City Firefighter Could Not Sue City For Negligence

CATEGORY: Fire Watch, Law Enforcement Briefing Room
CLIENT TYPE: Public Safety
DATE: Jan 08, 2024

Matthew Vann, a firefighter with the San Francisco Fire Department (SFFD) was seriously injured while responding to an emergency.  The accident occurred after Louis Yu, a bus driver with the San Francisco Municipal Transportation Agency (SFMTA) drove over the fire hose, causing the hose to: become entangled in the bus’s wheels; break off from the fire engine; sweep Vann off his feet and slam his head onto the ground.  Vann was left with a traumatic brain injury, and other serious injuries.

The City began processing his workers’ compensation claim.  Vann sued the City alleging negligence against the City and Yu.  The trial court dismissed Vann’s case because the Workers’ Compensation Act was the exclusive remedy for Vann’s claims against both the City and Yu.

Vann appealed.  He argued that because Yu worked for SFMTA, they were not co-employees. Vann also argued that he was not employed by the City and County of San Francisco, but rather, just the SFFD.

The Court of Appeal agreed with the lower court’s decision to dismiss Vann’s claims.  If an injury falls within the scope of the Workers Compensation Act, then the Act is the employee’s exclusive remedy.  Workers’ compensation liability is “in lieu of any other liability whatsoever”, which makes employers immune from civil damages, if certain conditions are met.  A similar provision applies to employees who are acting within the scope of their employment.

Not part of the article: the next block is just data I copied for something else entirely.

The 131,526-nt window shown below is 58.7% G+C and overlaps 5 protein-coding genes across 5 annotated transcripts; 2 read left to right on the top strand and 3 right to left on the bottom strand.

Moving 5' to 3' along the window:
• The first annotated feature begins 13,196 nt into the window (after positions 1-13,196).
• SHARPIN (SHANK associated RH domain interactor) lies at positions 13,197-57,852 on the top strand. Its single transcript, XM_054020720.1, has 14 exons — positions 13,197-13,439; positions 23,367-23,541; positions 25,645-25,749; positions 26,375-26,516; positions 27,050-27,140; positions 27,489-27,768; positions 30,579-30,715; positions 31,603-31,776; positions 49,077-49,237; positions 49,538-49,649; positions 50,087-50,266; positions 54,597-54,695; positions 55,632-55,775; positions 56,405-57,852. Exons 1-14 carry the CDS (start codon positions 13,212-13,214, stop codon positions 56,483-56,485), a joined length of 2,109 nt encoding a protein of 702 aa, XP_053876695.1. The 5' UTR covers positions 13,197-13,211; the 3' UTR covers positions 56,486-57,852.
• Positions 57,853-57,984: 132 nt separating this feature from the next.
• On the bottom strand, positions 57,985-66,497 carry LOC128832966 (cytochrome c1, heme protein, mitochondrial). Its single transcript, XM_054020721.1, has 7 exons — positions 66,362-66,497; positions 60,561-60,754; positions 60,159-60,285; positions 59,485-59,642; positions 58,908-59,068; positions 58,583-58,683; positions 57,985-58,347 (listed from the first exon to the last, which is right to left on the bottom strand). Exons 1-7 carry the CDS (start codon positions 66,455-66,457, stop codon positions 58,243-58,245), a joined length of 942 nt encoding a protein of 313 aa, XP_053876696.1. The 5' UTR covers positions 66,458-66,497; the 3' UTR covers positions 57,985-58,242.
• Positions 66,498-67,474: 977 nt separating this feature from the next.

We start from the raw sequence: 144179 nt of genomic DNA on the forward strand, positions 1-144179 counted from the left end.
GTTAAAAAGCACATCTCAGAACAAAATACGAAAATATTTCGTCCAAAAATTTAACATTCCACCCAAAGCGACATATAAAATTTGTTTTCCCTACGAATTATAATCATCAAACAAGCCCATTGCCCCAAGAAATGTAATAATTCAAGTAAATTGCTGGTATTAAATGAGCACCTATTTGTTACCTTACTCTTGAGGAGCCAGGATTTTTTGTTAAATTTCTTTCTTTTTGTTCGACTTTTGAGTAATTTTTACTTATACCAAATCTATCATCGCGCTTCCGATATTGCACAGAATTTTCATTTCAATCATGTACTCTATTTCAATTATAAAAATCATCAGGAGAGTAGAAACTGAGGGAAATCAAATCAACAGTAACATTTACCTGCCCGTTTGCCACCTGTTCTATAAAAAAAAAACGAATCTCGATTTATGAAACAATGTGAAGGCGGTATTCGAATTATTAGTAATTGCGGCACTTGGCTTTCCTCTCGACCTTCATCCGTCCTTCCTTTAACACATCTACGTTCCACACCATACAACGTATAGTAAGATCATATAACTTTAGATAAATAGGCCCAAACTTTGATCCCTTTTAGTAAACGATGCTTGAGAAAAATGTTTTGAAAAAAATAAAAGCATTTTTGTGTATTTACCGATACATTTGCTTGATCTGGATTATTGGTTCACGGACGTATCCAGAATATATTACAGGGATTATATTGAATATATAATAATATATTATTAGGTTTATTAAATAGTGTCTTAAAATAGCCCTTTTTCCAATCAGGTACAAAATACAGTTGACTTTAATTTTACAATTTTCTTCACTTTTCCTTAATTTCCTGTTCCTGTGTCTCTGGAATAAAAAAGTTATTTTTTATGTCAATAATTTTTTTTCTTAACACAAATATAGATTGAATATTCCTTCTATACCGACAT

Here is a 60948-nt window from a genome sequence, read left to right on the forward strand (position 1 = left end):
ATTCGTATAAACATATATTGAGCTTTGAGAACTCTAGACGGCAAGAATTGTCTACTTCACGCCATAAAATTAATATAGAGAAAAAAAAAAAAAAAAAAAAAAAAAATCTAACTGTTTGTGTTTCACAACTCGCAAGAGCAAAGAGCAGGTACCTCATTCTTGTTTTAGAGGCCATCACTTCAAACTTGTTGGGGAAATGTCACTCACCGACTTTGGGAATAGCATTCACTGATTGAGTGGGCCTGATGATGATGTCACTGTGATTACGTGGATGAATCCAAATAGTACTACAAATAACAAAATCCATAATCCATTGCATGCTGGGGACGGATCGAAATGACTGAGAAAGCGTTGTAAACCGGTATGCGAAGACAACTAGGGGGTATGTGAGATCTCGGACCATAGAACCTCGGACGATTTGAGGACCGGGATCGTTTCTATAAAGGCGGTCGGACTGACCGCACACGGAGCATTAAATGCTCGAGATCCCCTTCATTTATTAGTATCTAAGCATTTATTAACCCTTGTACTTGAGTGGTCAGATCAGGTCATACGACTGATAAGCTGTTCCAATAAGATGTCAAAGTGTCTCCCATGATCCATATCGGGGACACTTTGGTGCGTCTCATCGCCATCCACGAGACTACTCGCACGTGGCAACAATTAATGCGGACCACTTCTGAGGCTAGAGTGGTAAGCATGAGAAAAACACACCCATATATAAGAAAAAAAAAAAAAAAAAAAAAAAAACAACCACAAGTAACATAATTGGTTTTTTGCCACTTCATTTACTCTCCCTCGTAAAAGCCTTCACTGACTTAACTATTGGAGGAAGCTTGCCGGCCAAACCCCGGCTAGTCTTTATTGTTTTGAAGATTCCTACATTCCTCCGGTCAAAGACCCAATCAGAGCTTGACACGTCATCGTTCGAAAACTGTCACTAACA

Here, Vann admitted that SFFD was part of the City’s executive branch, which meant SFFD was not a separate legal entity.  To analyze whether SFMTA was an independent entity, the court looked at several factors, including: whether the entity has a separate governing body; and whether the entity has statutory power to own property, levy taxes, or incur indebtedness in its own name.  The City Charter and other municipal codes listed SFMTA as an agency that is part of the City, its Board of Directors was appointed by the City’s Mayor and confirmed by the City’s Board of Supervisors, and there was no declaration that SFMTA was a separate body.  The Court rejected Vann’s argument that SFMTA was a separate entity from the City and/or SFFD.  The Court dismissed Vann’s separate negligence lawsuit, finding that his exclusive remedy was through workers compensation.

Vann v. City and County of San Francisco, 97 Cal.App.5th 1013 (2023). 

View More News

Client Update for Public Agencies, Fire Watch, Law Enforcement Briefing Room
LCW Partner Morin Jacob, And Associates Will Ambramovitz, Jessica Tam, And Brian Hawkinson Win Dismissal Of AG Commissioner’s Lawsuit
Client Update for Public Agencies, Fire Watch, Law Enforcement Briefing Room
LCW Partner Brian Walter And Senior Counsel Alison Kalinski Win MSJ In First Amendment-FBOR Case Arising Out Fire Chief’s Termination